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RE: Java interface natural history was RE: "static" declaration
Daniel Weinreb wrote:
> In none of these cases did the need for multiple inheritance come up.
> We worked on this product for several years and just didn't need
> multiple inheritance anywhere.
Do I understand correctly that you mean one or both of the following:
* Many (or all) of your classes implemented only one Java interface
* Classes that implemented more than one Java interface were always able to
inherit the implementation for those multiple interfaces from a common base
class, thus avoiding the need to duplicate interface implementations.
What I'm saying is that either of the above constitute a limitation in
design that can, in some cases at least (I'd argue many cases), lead to
designs that aren't as well factored as they could be. In essence, the
above implies that the constraints of implementation inheritance is
affecting the architecture of your interfaces. But it is to avoid exactly
this that we want to separate interfaces from implementations in the first
It sounds as though you may be claiming that good designs don't need to run
into this issue, that it's always possible to fit a design into a
single-implementation-inheritance approach, without having to duplicate any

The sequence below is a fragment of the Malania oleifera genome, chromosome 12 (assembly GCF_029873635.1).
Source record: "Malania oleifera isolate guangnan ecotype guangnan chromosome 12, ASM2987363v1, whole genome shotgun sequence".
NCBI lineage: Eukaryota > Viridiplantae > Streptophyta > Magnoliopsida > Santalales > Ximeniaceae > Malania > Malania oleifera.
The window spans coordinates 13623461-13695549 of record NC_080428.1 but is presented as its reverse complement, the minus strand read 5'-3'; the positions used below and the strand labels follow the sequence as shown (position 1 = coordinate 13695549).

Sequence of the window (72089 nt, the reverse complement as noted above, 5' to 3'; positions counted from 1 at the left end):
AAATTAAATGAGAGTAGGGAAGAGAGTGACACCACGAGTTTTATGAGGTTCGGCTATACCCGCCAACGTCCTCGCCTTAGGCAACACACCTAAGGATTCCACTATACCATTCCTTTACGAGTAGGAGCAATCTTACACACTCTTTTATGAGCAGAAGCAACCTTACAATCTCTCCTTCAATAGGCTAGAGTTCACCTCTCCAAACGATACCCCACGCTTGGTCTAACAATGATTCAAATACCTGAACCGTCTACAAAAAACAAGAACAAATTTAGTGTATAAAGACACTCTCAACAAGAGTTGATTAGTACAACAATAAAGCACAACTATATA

implementations. I agree it's possible - I did that kind of thing for many
years myself. However, the fact that it's possible to avoid this issue
doesn't mean that avoiding it produces the best designs.
I'm suggesting that (a) the ability to decouple interfaces from
implementation, combined with (b) the ability to implement multiple distinct
interfaces on a class, provides factoring opportunities that don't exist
when you treat each class as essentially having a single interface. This
moves towards more component-like systems, I think. To exploit this fully,
though, you tend to run into the issue which Ken and others have raised, of
needing to duplicate interface implementations in some cases, across classes
which are unrelated by implementation inheritance.
I'm not suggesting that full-blown "old-style" multiple implementation
inheritance is the answer to this. I think there are other alternatives to
support the mixin-like designs I'm talking about. Some kind of automated
delegation approach can work - Microsoft's COM used such an approach, and
I've used something similar in dynamically-typed languages with good
results. It was pointed out that Sather provided an alternative to this
which can also make sense. I think Java's single-implementation-inheritance
combined with a complementary, secondary reuse mechanism of some kind might
work quite well, and enable a kind of design that perhaps isn't being fully
exploited currently, for practical reasons.
To put it much more broadly, the ability to reuse code in powerful but
manageable ways is a very mundane requirement with quite large practical
implications. I don't think existing languages have really fully explored
the possibilities, and I'm quite convinced that Java hasn't.